The first two problems were effectively dealt with within the initial two years after Independence. The Kabaka of Buganda, Sir Edward Mutesa II, was sworn in as the Ceremonial President of Uganda and, for a while seemed contented with this new position. The lost counties were transferred from Buganda Kingdom to Bunyoro Kingdom, after the inhabitants overwhelmingly voted in a referendum held in 1964, to decide as to which of the two Kingdoms they wished to belong.

It may be of interest to note here that the first ever attempt to rig elections in Uganda was made by the Kabaka of Buganda, Sir Edward Mutesa II, when he ferried lorry-loads of voters from the neighbouring districts to influence the outcome of the referendum.

When he failed, Kabaka Mutesa went to one of the counties on a market day and personally shot at the people, randomly, killing two and injuring scores more. Unfortunately, due to the immunity he enjoyed as Uganda’s Head of State, the matter was not pursued further. He later boasted to his aides and chiefs that he shot at the people to vent his anger!

Later, when the Kabaka was asked to append his signature onto the document transferring the two counties from his Kingdom to Bunyoro Kingdom, in his capacity as the Head of State, he declined. Dr. A. Milton Obote signed as the Executive Prime Minister, and that concluded the lost counties chapter. Naturally, the Kabaka was not amused and the rift between him and the Prime Minister began.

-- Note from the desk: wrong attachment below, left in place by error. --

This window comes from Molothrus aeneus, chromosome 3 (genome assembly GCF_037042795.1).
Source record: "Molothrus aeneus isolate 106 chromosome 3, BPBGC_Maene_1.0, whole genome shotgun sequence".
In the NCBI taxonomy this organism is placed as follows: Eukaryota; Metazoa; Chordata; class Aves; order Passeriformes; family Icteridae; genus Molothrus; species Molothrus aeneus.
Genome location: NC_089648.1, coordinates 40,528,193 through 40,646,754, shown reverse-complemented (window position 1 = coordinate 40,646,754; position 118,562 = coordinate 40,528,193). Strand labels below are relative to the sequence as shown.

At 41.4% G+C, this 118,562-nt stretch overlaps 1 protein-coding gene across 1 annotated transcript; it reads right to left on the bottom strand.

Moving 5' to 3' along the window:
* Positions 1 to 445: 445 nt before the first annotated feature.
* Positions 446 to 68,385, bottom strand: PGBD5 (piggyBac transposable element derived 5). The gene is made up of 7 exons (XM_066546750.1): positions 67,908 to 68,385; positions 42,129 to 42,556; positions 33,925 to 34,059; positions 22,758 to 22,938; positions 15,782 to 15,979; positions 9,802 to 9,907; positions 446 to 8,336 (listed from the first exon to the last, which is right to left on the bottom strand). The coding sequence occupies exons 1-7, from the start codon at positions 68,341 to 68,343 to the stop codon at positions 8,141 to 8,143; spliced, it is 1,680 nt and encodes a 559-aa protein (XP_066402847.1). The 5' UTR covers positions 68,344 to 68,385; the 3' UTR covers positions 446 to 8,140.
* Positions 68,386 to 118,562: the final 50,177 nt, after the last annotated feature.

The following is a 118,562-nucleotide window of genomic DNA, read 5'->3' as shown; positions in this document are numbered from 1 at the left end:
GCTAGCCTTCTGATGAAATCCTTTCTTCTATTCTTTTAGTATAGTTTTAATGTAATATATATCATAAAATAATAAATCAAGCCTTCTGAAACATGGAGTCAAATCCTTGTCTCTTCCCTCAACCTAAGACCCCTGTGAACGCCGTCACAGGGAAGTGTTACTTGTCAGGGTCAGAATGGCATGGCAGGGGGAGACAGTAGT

But, time heals. By 1965, the Kabaka had virtually forgotten about the lost counties, save for his Kingdom’s relations with the rest of Uganda. This was to be the cause of the oft talked about 1966 Crisis, which led to the Kabaka escaping to the United Kingdom and subsequently dying in London in 1969.

The 1966 Crisis came as a bad joke. According to H.E. Ambassador Eric Otema Alimadi, it was because of Kabaka’s birthday arrangement gone sour, that led to the infamous Crisis. Briefly, the Kabaka wanted the Army Band to play music at his Birthday party at State House, Entebbe. Unfortunately, the British High Commissioner had already booked and paid for the Army Band to play music on the UK National Day. When the Prime Minister drew the President’s attention to this fact, and proposed the Police Band instead, to avoid a diplomatic hitch and embarrassment, that did it and the Kabaka decided enough was enough. “Obote”, the Lukiiko resolved, “must remove his government from Buganda soil”. The rest, though grossly biased in favour of the Kabaka, is history.